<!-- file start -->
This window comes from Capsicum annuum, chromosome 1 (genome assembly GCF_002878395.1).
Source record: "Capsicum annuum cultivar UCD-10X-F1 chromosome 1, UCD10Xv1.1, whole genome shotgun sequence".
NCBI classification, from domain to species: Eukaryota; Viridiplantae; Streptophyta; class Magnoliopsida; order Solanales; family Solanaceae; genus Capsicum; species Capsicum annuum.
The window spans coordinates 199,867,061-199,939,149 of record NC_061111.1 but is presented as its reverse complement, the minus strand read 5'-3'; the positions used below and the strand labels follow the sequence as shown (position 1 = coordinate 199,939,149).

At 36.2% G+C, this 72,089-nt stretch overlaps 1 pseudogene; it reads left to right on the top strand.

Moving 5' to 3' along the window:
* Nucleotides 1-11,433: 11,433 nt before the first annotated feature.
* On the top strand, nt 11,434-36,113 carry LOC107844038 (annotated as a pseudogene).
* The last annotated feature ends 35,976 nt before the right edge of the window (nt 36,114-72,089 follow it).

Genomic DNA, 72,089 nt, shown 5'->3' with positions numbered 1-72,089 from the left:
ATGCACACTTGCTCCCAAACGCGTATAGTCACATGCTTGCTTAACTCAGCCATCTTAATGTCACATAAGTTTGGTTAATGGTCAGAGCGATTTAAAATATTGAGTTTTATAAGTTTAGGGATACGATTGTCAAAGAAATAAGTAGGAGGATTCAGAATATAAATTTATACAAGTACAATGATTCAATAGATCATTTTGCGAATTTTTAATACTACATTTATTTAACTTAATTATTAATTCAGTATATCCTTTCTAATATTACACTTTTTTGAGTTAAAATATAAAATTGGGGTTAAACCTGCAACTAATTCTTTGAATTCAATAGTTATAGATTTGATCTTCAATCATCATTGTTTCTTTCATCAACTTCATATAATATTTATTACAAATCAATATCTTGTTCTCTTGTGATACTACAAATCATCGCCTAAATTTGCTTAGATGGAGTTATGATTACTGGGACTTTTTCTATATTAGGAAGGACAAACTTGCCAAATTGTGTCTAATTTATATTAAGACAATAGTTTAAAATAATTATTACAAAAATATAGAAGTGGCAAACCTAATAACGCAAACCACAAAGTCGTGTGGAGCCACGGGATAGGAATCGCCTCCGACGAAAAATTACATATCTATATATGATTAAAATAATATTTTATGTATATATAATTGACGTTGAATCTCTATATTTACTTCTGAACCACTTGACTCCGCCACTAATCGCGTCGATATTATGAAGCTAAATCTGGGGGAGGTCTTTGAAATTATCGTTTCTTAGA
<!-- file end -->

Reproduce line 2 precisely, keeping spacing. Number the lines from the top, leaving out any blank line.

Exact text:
Source record: "Capsicum annuum cultivar UCD-10X-F1 chromosome 1, UCD10Xv1.1, whole genome shotgun sequence".